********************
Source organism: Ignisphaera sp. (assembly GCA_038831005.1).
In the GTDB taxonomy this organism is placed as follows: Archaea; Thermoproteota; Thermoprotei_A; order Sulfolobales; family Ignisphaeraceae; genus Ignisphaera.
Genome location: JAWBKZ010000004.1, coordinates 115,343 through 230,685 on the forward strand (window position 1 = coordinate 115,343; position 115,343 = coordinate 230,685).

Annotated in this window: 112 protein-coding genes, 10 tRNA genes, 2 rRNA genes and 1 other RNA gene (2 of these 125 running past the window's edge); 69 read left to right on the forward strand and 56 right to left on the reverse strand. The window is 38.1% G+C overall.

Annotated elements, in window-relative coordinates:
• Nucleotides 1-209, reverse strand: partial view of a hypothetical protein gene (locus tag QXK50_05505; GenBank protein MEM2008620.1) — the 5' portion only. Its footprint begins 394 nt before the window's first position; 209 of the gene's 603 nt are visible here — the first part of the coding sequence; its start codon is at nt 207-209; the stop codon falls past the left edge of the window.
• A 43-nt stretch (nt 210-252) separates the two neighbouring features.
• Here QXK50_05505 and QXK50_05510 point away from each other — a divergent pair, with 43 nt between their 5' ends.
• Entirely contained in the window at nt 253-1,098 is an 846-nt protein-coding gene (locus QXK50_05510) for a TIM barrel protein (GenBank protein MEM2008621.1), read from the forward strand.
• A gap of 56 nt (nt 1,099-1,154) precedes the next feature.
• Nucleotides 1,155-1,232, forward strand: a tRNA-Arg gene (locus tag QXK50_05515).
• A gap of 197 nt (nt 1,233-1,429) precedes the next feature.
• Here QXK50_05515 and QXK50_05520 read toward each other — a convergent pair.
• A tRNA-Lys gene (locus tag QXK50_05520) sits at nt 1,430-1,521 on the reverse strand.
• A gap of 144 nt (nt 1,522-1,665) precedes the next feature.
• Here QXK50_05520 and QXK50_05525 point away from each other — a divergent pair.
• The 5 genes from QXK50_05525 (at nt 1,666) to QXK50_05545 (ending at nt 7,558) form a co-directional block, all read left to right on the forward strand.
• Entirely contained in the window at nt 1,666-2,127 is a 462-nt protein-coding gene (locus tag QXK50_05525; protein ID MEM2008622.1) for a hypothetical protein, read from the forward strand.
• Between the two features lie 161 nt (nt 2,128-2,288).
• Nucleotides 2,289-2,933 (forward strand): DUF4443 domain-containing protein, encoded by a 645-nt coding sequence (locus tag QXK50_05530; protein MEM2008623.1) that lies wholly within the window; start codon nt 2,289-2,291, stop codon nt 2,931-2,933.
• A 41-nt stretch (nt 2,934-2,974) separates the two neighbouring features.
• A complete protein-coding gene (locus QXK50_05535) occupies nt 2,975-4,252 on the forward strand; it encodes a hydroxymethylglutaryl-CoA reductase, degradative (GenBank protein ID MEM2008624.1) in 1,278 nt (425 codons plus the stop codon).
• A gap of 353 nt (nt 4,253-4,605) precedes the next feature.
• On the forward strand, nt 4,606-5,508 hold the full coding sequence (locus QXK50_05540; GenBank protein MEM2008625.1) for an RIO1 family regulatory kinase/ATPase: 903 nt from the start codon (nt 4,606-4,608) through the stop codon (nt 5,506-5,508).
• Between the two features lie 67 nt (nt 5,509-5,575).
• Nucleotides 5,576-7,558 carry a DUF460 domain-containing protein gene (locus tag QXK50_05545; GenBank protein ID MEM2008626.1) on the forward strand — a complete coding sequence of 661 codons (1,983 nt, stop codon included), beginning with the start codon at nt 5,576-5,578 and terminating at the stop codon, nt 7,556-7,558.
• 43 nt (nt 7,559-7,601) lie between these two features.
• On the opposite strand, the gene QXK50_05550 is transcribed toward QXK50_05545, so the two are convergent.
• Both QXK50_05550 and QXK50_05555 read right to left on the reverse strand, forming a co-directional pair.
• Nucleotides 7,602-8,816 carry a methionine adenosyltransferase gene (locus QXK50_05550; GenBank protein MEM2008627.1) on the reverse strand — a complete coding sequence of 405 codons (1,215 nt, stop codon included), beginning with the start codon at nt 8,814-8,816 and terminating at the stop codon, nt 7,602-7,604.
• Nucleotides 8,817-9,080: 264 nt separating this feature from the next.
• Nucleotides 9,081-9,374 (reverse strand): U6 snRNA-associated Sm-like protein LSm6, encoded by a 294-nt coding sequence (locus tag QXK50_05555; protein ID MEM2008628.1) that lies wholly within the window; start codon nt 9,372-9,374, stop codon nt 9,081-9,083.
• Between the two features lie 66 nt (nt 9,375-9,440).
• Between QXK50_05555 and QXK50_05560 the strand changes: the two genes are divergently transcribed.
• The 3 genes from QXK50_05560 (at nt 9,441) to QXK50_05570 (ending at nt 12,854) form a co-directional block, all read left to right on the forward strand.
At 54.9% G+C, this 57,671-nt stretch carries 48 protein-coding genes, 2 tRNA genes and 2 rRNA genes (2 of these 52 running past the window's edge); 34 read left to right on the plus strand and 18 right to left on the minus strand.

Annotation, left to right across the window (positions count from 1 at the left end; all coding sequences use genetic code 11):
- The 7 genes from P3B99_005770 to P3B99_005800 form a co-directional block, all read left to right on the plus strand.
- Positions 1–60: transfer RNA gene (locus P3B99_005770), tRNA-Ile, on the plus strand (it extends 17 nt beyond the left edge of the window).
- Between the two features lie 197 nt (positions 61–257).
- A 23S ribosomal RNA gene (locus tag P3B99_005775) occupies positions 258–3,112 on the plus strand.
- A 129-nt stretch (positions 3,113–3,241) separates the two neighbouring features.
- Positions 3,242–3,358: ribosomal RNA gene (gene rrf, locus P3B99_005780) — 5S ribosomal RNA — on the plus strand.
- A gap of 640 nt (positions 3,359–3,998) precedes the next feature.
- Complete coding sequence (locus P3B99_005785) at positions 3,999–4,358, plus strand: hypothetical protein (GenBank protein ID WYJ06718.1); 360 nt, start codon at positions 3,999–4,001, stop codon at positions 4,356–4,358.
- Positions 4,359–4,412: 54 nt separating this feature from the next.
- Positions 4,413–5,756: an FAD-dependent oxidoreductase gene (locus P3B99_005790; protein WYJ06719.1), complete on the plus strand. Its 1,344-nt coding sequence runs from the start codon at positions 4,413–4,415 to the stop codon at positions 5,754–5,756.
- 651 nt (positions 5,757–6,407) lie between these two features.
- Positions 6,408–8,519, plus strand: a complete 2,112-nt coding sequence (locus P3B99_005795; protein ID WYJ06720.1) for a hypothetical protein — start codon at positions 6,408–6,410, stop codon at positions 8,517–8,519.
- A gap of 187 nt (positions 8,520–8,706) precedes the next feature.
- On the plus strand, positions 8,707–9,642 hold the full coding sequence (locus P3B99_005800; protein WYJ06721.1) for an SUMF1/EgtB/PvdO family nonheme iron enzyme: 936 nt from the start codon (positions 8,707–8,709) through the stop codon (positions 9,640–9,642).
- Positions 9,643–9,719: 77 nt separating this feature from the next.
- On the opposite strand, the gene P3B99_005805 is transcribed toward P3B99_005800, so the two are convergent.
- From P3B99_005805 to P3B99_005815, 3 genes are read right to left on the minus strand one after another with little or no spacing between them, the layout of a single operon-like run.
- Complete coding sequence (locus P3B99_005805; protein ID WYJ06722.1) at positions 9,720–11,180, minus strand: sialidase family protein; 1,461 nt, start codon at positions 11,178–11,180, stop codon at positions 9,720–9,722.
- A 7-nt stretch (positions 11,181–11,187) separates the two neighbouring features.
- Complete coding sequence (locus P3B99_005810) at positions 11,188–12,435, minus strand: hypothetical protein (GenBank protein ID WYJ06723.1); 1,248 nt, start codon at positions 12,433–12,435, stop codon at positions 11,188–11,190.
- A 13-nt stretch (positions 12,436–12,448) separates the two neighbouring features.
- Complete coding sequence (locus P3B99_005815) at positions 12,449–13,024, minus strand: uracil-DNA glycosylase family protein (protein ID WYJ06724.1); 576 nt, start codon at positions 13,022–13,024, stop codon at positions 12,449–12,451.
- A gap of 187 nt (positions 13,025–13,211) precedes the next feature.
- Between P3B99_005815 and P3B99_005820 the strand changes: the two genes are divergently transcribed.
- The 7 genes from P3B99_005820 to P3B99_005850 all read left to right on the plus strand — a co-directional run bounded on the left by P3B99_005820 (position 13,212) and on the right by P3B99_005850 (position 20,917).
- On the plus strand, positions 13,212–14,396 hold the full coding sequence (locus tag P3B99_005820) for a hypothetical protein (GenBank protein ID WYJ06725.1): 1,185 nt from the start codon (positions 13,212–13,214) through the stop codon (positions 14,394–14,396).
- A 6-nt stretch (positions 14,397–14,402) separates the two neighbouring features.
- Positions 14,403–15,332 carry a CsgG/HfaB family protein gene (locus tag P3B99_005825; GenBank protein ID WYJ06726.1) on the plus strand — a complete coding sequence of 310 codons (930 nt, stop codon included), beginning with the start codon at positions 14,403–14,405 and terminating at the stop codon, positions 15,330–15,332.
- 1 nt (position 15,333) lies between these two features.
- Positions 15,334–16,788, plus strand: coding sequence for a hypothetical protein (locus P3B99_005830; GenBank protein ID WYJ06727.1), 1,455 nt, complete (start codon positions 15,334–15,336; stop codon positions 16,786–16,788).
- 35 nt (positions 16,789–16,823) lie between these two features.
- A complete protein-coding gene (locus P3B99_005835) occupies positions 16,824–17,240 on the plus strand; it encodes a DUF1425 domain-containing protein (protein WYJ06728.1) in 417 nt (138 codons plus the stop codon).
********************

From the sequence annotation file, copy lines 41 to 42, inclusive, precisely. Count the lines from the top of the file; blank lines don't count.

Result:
- A 23S ribosomal RNA gene (locus tag P3B99_005775) occupies positions 258–3,112 on the plus strand.
- A 129-nt stretch (positions 3,113–3,241) separates the two neighbouring features.